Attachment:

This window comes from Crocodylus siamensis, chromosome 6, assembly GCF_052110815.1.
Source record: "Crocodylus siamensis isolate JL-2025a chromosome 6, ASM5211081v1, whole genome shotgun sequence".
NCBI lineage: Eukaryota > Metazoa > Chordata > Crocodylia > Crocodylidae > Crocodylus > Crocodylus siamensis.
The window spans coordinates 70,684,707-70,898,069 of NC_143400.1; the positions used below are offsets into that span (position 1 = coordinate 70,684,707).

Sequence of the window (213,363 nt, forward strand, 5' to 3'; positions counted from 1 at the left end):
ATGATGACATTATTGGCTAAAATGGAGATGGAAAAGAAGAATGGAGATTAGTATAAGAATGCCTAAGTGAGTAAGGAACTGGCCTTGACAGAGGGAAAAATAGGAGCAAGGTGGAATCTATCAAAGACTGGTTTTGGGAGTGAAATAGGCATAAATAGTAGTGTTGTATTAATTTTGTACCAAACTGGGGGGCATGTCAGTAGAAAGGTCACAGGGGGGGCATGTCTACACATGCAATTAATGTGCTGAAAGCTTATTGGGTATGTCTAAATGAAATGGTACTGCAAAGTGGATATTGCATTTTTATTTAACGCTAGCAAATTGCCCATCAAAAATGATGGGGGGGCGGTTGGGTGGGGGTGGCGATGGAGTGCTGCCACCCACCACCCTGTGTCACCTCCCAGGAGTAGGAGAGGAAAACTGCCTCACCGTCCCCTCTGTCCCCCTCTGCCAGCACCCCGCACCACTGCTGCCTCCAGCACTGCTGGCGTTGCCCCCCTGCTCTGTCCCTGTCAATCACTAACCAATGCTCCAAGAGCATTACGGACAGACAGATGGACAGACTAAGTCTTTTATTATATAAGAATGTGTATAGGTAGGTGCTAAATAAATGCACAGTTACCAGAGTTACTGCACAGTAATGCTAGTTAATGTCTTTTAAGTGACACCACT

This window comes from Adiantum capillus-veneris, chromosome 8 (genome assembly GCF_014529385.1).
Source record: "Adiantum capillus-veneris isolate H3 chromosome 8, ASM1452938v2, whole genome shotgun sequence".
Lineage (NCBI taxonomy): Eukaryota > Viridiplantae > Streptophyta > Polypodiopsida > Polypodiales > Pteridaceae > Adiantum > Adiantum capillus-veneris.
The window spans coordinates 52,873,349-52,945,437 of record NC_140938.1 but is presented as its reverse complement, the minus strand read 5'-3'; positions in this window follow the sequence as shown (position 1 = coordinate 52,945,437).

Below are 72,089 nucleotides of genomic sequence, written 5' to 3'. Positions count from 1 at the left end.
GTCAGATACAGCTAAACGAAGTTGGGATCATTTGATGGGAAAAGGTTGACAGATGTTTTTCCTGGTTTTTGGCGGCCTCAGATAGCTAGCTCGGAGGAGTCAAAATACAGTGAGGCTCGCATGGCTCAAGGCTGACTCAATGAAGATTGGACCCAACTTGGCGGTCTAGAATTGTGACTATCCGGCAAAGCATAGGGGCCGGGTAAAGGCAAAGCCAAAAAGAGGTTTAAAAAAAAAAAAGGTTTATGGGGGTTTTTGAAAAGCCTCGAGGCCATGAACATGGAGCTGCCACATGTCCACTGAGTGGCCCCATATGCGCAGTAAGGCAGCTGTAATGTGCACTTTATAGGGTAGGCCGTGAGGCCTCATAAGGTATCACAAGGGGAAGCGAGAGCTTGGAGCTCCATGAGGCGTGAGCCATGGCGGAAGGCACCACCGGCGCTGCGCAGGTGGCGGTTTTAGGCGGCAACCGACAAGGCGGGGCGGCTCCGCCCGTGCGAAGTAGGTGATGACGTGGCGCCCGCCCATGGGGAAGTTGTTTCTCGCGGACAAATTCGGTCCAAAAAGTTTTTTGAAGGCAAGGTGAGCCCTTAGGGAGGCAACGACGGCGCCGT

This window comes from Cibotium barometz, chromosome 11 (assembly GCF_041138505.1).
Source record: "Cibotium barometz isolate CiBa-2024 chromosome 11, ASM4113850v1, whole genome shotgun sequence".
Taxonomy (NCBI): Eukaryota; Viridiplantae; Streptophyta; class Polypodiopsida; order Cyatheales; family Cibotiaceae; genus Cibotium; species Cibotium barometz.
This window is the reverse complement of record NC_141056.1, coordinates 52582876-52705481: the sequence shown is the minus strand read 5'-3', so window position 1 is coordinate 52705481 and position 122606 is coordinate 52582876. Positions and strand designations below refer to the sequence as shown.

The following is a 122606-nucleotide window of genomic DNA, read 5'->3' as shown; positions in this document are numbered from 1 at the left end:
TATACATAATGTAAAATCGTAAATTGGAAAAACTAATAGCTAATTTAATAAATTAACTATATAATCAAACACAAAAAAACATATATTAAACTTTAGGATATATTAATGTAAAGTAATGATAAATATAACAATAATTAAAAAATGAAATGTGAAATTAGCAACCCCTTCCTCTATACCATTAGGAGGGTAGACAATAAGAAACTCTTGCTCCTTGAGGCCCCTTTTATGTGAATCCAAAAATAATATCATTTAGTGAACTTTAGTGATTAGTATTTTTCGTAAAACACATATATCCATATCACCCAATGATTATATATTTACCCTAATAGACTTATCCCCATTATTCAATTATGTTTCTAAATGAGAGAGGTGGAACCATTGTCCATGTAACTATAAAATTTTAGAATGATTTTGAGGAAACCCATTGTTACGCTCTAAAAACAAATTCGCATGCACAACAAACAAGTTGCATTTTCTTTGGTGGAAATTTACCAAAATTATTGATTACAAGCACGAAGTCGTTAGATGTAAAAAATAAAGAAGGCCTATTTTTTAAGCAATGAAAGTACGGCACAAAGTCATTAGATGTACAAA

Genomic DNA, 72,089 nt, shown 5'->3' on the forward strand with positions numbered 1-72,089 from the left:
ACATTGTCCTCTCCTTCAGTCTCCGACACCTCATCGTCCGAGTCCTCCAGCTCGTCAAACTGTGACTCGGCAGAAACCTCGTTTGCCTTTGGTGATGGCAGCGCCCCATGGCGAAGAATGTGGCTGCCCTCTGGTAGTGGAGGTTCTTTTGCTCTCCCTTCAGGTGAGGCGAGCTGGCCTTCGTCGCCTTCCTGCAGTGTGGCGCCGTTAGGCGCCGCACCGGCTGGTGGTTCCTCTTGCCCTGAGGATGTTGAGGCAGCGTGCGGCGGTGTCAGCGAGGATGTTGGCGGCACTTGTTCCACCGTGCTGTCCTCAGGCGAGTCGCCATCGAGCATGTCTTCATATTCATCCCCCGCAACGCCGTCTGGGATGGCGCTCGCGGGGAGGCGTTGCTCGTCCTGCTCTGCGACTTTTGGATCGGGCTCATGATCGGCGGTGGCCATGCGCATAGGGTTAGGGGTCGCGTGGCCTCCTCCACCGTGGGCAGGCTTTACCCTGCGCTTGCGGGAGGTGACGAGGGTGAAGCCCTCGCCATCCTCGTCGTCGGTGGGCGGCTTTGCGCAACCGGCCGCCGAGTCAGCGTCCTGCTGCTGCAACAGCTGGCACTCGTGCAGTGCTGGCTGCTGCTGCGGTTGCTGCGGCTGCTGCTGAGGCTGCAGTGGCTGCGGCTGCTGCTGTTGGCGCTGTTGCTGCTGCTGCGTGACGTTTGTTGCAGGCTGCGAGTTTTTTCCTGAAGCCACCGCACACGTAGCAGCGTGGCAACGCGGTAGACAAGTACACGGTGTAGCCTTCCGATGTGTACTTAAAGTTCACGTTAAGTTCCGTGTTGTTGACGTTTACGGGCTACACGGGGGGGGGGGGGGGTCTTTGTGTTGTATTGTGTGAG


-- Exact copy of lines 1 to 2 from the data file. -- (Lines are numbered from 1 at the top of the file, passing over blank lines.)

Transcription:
This window comes from Crocodylus siamensis, chromosome 6, assembly GCF_052110815.1.
Source record: "Crocodylus siamensis isolate JL-2025a chromosome 6, ASM5211081v1, whole genome shotgun sequence".